Landscaping & Gardening Information
While the briefness of their glory has to be acknowledged, cherries really are the hardy spring-flowering trees for temperate climate gardens. I can think of no others, apart from their close Prunus relatives and some of the magnolias that even come close to rivalling flowering cherries for sheer weight of bloom and vibrance of colour.
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A Guide for Servicing Your Chainsaw
Chainsaws provide many years of service for very little upkeep. Taking the time to service your chainsaw will help ensure that your equipment will not let you down.
Catch a Leprechaun in Your Garden
There is no mention to be found of female leprechauns in traditional Irish legend, so as to how they came to be ..
Lifes a Beach--A Shore Theme in your Outdoor Space
Twentieth century American architect Phillip Johnson once said, "I hate vacations. If you can build buildings, why sit on the beach?" Mr.
Named by Linnaeus in 1735 in honour of the Jesuit priest and naturalist Georg Josef Kamel, Camellia is a genus originating mainly from China but with a range covering a large area of South East Asia. The exact number of species is not clear but it is somewhere around 100.
Sometimes known as yellow waxbells, Kirengeshoma palmata is a late-flowering rhizomatous perennial up to 1.2m high with arching stems and is native to the woods and mountain lowlands of Korea and the Japanese islands of Shikoku and Kyushu.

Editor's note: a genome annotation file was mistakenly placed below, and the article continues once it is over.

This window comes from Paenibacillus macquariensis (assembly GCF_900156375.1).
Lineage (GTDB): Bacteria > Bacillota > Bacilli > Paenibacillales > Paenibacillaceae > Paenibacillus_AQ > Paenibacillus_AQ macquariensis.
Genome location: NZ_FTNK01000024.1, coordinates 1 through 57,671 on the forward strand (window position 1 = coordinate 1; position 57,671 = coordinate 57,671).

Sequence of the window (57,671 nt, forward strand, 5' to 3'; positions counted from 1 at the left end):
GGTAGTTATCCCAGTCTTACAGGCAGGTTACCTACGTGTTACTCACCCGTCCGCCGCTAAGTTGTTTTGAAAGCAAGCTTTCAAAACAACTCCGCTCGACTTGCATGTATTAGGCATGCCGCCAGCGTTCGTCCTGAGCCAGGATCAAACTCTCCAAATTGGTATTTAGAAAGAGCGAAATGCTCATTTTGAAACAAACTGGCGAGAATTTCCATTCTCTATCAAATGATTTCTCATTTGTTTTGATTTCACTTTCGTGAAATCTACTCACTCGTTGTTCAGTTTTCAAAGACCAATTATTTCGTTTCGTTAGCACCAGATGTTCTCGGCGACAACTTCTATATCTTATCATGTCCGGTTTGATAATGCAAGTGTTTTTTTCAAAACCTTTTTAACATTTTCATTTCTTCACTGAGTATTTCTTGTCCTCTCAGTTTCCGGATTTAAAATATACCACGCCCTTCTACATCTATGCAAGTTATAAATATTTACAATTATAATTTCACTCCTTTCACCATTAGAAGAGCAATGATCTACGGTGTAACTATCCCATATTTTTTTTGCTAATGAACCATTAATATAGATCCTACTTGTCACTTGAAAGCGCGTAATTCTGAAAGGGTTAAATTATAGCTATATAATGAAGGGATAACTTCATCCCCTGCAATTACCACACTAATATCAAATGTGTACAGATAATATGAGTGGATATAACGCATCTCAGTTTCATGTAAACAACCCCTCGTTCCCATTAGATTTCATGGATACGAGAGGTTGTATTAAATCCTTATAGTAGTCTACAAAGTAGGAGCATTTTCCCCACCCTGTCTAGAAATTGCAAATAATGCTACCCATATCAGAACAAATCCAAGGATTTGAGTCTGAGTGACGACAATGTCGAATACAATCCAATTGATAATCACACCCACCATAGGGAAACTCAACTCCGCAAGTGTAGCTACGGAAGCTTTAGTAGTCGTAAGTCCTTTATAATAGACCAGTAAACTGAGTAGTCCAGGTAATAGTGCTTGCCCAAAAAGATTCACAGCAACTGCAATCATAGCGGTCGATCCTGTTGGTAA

Fuchsia (named after Leonhard Fuchs, a 16th century German botanist) is a genus of over 100 species of shrubs and small trees. Although there are four New Zealand native species (colensoi, excorticata, perscandens and procumbens) and one from Tahiti, the vast bulk of the genus occurs in Central and South America.
Very soon stocks of new season's roses will be arriving in the garden centres, if they're not already there. Indeed, to be sure of getting the most sought after varieties it may have been necessary to put an order in some time ago.
If you appreciate plants that have no hesitation in boldly stating their presence with huge, almost artificially perfect flowers, then tuberous begonias are for you. While some may find them rather too overstated, downright brazen even, if you like colour, and plenty of it, with subtlety an option rather than compulsory, then look no further.
Everybody recognises palm trees, they are the universal symbol for the tropics but many are hardy enough for our temperate climate gardens. Until recently New Zealand gardeners have had only a very limited range of palms to choose from.
Think of cyclamen and the chances are that Mothers Day immediately comes to mind, which is something of a pity. Now don't misinterpret me, there's nothing wrong with mothers or with having a day for them, but it does seem a little unfortunate when such beautiful, adaptable and useful plants become so commercialised that there's difficulty escaping that association.
Although it is a member of the Thymelaeaceae, the family that includes the daphnes, it would be hard to imagine a plant less like a daphne at first glance. However, if you are familiar with the deciduous Daphne genkwa, there is some hint of resemblance there.
Delavays Blueberry (Vaccinium delavayi)
Whether we know it or not, most of us are familiar with the genus Vaccinium as it has among its members several current or potential commercial crops, such as blueberry, cranberry, bilberry and huckleberry. Vaccinium delavayi, however, is strictly ornamental and very unlikely to be our next export success.
The Protea Family (Proteaceae)